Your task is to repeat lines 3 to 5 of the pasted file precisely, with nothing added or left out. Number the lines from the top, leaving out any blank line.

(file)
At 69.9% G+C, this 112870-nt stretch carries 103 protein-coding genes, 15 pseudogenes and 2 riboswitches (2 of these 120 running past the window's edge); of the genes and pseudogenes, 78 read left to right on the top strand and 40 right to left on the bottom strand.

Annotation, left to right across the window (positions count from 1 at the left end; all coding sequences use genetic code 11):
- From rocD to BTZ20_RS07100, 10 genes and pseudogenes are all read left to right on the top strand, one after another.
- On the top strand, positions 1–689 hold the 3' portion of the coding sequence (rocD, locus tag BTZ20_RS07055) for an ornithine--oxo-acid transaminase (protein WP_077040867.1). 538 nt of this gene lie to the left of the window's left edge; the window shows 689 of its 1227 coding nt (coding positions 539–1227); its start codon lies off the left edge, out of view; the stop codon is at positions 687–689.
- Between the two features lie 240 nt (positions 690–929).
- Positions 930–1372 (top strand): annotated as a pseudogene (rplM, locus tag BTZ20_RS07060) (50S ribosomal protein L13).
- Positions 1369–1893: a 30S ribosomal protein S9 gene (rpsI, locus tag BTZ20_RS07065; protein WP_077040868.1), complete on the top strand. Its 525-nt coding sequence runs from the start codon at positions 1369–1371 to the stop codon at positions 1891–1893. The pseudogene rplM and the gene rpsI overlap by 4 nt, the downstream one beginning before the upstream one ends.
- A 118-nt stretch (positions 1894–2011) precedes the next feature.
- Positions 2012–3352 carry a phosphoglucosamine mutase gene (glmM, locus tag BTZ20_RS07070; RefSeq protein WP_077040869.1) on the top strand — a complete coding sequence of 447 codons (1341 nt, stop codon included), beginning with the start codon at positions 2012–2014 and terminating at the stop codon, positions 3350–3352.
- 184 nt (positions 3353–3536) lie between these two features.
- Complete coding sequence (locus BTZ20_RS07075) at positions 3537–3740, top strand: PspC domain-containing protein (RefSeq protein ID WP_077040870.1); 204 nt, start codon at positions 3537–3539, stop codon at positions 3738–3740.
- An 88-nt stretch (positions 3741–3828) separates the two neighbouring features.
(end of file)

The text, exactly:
- From rocD to BTZ20_RS07100, 10 genes and pseudogenes are all read left to right on the top strand, one after another.
- On the top strand, positions 1–689 hold the 3' portion of the coding sequence (rocD, locus tag BTZ20_RS07055) for an ornithine--oxo-acid transaminase (protein WP_077040867.1). 538 nt of this gene lie to the left of the window's left edge; the window shows 689 of its 1227 coding nt (coding positions 539–1227); its start codon lies off the left edge, out of view; the stop codon is at positions 687–689.
- Between the two features lie 240 nt (positions 690–929).